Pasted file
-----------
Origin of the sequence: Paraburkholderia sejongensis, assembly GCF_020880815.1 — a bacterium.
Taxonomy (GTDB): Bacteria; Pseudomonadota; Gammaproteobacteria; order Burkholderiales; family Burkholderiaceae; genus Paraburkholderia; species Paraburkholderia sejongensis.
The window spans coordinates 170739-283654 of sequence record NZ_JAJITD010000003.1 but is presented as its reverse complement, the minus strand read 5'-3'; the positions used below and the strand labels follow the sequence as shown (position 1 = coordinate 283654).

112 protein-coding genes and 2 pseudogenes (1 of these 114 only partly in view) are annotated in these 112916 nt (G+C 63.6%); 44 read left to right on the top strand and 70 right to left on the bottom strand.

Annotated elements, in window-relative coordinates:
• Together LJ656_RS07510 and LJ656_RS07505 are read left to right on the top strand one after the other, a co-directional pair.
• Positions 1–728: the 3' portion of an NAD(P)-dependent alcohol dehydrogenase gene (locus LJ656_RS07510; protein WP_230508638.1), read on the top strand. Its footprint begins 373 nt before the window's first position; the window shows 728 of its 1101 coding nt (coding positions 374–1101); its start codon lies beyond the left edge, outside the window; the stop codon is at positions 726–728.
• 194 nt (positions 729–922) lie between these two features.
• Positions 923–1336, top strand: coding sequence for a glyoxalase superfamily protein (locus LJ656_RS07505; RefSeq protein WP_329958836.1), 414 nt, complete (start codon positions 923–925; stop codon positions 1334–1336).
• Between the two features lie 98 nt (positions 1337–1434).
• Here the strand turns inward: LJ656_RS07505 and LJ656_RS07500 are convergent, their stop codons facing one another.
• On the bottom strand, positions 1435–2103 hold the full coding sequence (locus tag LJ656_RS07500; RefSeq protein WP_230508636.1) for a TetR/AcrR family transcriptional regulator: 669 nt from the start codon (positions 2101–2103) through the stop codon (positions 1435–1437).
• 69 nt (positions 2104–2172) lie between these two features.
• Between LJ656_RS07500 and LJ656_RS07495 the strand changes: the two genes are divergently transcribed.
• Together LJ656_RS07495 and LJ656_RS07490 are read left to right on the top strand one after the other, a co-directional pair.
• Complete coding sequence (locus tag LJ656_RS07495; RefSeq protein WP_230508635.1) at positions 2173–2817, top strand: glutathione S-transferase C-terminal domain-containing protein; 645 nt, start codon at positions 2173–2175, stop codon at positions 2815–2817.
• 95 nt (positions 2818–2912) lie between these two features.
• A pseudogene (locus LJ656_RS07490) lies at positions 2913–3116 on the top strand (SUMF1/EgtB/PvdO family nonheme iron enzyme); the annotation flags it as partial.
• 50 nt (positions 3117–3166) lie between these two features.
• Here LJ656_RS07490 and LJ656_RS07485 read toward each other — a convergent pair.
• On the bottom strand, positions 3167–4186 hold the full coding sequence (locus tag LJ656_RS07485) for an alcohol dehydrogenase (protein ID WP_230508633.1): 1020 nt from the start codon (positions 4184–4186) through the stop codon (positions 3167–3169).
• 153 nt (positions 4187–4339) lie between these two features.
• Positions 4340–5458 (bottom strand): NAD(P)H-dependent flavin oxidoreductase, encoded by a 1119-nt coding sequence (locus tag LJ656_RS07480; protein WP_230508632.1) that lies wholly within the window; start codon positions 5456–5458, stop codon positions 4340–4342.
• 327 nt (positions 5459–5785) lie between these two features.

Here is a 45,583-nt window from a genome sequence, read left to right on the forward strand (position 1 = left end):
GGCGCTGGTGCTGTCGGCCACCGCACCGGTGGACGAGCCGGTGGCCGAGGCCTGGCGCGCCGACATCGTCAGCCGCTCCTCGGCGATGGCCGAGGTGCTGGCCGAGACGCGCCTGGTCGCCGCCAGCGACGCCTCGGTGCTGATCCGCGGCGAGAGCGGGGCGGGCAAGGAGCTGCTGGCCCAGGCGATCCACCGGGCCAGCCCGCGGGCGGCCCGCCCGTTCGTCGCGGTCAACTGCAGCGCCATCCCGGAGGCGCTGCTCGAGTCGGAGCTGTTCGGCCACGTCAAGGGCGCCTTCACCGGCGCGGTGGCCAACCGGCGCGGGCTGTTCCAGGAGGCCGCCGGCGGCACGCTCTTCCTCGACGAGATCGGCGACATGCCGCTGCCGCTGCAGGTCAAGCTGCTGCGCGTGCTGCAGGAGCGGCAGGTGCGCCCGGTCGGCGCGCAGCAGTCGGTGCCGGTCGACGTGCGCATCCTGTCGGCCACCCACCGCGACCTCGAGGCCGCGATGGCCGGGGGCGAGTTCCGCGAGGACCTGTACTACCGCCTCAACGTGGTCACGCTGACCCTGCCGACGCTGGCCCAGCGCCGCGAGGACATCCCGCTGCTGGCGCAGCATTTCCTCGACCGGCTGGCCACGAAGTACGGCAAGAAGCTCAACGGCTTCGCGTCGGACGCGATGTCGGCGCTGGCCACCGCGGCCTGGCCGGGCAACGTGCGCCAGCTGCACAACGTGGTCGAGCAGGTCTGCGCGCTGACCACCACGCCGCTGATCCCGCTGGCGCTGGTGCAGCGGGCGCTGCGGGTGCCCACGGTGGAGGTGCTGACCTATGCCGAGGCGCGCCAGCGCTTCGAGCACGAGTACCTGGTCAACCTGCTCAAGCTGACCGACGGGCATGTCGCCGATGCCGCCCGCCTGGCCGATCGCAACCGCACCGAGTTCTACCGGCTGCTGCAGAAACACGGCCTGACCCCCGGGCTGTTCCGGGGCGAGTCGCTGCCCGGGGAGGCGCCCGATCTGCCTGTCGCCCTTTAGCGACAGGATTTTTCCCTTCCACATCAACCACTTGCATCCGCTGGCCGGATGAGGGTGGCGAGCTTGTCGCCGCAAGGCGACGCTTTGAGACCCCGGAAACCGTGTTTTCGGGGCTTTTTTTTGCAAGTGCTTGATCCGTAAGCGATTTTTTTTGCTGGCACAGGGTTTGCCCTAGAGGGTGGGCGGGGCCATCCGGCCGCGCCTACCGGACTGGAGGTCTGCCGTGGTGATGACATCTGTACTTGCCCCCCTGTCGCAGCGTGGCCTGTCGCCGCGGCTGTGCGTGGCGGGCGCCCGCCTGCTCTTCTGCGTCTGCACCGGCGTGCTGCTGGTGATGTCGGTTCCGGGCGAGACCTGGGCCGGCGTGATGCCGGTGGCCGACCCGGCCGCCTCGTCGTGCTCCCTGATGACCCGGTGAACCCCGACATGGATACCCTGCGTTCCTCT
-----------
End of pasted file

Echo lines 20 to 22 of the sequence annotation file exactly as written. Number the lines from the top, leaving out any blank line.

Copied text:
• Here LJ656_RS07490 and LJ656_RS07485 read toward each other — a convergent pair.
• On the bottom strand, positions 3167–4186 hold the full coding sequence (locus tag LJ656_RS07485) for an alcohol dehydrogenase (protein ID WP_230508633.1): 1020 nt from the start codon (positions 4184–4186) through the stop codon (positions 3167–3169).
• 153 nt (positions 4187–4339) lie between these two features.